We’ve been rummaging through our scrap books, and continuing our vintage theme from yesterday’s post, we have another ‘oldie but a goody for you’. A great description of the New York of yore (we’ve lost the date, but late nineties surely), we’re glad to be name checked as the ‘hottest spot in town’. Jonathan Miller, you are welcome back anytime!
Time Out New York put together this interesting little Anglophile guide to NYC ahead of the Brit Fest held last year. We’ve only included Tea & Sympathy’s mention below, but you can read the whole thing here.
Have a cuppa, don your best mod gear and pretend you’re a Brit for a day. By Chris Schonberger and Sharon Steel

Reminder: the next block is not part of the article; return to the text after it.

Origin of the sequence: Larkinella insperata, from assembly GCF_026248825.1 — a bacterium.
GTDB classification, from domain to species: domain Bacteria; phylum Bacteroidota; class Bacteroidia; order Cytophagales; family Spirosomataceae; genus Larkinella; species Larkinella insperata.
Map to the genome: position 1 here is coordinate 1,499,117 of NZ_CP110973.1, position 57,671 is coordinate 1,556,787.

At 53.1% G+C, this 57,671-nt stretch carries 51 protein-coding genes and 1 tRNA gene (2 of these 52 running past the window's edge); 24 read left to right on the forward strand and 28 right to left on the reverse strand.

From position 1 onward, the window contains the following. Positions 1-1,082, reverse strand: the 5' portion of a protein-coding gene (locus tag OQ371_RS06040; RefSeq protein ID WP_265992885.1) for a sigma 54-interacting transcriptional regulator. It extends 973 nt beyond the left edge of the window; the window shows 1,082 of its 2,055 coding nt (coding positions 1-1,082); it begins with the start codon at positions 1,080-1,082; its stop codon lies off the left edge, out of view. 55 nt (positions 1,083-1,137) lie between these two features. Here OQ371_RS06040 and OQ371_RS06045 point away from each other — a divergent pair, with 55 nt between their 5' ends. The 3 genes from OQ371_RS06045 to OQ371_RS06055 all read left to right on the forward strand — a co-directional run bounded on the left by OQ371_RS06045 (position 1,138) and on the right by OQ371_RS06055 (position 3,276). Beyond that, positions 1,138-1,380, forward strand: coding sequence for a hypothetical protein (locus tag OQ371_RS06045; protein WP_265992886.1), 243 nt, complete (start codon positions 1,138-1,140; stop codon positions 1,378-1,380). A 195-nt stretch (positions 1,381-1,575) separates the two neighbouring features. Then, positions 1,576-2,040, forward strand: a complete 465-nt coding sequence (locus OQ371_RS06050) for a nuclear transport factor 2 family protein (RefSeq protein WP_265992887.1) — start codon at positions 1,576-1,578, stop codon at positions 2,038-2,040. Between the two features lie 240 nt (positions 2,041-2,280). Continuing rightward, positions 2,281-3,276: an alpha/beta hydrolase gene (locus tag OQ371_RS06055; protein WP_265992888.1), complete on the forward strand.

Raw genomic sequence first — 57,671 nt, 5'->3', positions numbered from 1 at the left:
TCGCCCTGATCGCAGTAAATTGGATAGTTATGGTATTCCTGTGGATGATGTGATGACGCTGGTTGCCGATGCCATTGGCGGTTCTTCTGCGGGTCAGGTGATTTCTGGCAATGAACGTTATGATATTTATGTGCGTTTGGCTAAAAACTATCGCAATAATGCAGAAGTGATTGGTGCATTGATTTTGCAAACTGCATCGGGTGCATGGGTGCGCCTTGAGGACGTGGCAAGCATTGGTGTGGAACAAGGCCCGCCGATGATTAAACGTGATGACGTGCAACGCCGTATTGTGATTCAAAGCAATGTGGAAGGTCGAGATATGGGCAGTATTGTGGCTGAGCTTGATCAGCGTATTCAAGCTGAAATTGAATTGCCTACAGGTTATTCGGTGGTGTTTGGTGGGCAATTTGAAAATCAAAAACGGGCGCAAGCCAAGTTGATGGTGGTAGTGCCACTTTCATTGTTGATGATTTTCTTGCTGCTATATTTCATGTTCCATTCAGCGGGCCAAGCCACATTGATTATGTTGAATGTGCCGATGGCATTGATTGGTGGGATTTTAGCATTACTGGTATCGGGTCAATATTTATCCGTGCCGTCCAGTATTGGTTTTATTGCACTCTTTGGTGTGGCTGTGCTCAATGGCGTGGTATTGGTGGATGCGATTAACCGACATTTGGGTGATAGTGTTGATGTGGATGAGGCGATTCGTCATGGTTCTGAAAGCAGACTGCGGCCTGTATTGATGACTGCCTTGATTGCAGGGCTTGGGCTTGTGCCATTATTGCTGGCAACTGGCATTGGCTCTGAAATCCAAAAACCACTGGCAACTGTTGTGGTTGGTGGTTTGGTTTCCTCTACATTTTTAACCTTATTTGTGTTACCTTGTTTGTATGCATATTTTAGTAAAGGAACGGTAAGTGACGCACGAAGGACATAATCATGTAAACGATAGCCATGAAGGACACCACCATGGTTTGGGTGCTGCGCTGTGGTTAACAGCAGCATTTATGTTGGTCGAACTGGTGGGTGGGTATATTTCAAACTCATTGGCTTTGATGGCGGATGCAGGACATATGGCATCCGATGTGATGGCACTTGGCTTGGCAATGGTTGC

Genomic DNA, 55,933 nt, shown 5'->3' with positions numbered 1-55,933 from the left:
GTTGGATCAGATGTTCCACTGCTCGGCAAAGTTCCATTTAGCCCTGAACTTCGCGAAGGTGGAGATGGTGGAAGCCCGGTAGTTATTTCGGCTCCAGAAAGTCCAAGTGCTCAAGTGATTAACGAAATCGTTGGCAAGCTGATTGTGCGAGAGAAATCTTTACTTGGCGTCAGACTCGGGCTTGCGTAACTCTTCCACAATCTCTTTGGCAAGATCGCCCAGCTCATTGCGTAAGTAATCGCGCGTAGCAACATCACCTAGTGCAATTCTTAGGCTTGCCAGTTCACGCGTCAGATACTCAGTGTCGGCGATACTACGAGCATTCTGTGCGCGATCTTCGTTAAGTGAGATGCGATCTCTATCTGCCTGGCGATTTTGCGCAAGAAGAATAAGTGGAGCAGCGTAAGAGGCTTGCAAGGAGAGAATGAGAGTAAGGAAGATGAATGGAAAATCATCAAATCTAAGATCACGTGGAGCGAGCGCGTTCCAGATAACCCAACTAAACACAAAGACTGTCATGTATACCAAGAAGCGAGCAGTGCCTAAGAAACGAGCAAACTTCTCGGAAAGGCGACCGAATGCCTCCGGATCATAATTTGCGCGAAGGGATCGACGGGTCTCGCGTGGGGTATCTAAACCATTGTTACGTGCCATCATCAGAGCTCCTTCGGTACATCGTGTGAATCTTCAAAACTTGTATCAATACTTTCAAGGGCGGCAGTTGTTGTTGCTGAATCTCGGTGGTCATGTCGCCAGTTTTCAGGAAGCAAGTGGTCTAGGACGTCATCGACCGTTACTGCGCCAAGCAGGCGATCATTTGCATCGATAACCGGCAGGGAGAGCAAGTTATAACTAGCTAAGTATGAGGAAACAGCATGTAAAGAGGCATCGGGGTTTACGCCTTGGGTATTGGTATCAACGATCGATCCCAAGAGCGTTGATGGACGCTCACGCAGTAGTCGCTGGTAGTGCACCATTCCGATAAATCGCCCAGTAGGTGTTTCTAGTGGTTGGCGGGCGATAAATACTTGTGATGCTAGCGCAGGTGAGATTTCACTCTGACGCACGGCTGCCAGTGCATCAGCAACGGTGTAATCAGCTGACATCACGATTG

It’s fitting that Brits tend to fly under the radar in New York—after all, waving the flag of St. George from balconies or pushing esoteric tea-drinking ceremonies (milk, two sugars) on the Starbucks-swilling masses wouldn’t be very…well, English, would it? But thanks to the first annual Brit Fest (britfestnyc.com), which kicks off Friday 4 and runs through June 10, expats and Anglophiles alike have a chance to engage in seven days of Britain-related revelry. “Many other nationalities have a parade or celebrate their culture in NYC, and we felt it was time the Brits did the same,” explains Louise Gale, cofounder of the expatriate networking organization Big Apple Brits (bigapplebrits.com). Once you’ve danced the night away during the fest’s Hacienda Dance Party on Friday 4, fill yer boots at our favorite bastions of Englishness around the city.